Skilling the supervisors: Behavioural and change management skills
Behaviour and attitude are key qualities which add to the success of a project or organization. Addressing and managing people with different behaviours and attitudes is a big challenge. At a construction site, we have people at different levels who contribute to the human element of the team like workers, supervisors and managers.
Supervisors are the key to the success of any execution. They are the last mile in the delivery at the site. If you don’t have a good and alert supervisor at your site then the chances of timely project execution and bottom-line taking a hit are quite high.
You always have a problem when your supervisor is not able to interact positively with the Engineers / Construction Managers (those who give him instructions), has conflict with his peers (other supervisors and departments), is not able to motivate or resolve conflict within the team (the workers) he is leading. In a construction site an average supervisor mostly reacts emotionally to the situations. This happens because he doesn’t really know any other way of handling the situation.
As an example, the engineer asks a supervisor to complete a job within an unreasonable timeline. A discussion happens where Supervisor is normally overruled by the engineer and asked to deliver. The Supervisor either resigns to the fact that engineer won’t understand and takes up the job knowing very well he won’t be able to deliver it or has a showdown and walks away. In both cases a data based interaction doesn’t happen. The constraints of the work don’t get discussed and Supervisor and Engineer are not able to come to a consensus.
(Above is the first group the Supervisor interacts with – The management)
A similar situation occurs when a worker takes too many breaks and takes a long time to return to work, or refuses to work due to the heat or other conditions, or just does not work when he is not being watched by the Supervisor.
Another situation of the similar nature is encountered with his peers when a difficult co-worker who gets upset quite easily stops co-operating. Normally these end up loud arguments, intentional delaying of dependent activities, friction within two teams which need to work closely where their work is interdependent. The Company is the ultimate loser in all of the above situations. The problem is that even though the Supervisor wants to resolve each of the above situations, he is not equipped with the right behavioural skills to do so.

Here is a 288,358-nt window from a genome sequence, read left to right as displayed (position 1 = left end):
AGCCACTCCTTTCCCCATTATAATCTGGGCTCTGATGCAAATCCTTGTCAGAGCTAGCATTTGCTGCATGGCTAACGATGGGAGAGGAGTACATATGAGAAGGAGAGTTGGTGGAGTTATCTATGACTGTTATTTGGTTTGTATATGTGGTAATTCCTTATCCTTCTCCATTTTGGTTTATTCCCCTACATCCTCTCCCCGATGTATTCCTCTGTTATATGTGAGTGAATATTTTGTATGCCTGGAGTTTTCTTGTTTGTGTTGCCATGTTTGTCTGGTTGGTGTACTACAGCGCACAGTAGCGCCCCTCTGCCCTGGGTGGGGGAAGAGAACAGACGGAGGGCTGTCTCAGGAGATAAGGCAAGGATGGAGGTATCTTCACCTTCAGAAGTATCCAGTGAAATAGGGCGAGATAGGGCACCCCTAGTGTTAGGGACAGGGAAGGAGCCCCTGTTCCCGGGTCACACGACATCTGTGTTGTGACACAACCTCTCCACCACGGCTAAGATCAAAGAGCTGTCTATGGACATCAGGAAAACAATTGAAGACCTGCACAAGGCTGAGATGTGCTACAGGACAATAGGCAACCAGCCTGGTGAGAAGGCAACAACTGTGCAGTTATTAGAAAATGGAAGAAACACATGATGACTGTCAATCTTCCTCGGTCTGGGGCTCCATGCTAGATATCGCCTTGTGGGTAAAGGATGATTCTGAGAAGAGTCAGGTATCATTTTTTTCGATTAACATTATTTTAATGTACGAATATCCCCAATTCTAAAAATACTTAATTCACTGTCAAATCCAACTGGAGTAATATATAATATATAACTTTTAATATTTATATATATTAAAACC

( Above is the third group the Supervisor interacts with – The Peers)
So how should the Supervisor handle these interactions? What qualities should he have? How can the organization help him to handle these kind of situations? How do you inculcate a behavioural change to handle all three groups that the supervisor interacts with?
Based on my experience and some successful programs created over the years, I feel an organization can take concrete steps to strengthen the behavioural skills in the supervisor. This should be done over a period of time and should be done with the help of real life examples. The mode can be a combination of group discussions, brainstorming sessions, discussing site issues based on each interaction group and site assignments.
The skill sets required for interacting with each of the groups are the following:
1.Interaction with the team – This is the direct group of workers a supervisor handles. The key skills required to handle this group are
- Resolving Conflicts
2.Interaction with peers – This is the group of people a Supervisor works with. The key skills required to handle this group are
- Team Work
- Ownership of the task
- Coordination skills
3. Interaction with the Management team (Engineers/ Construction Managers) – This is the group who assigns tasks and instructions to the Supervisor. The key skills required to handle this group are
- Effective Communication
(This article is based on a series of LinkedIn posts written by Munish Kumar)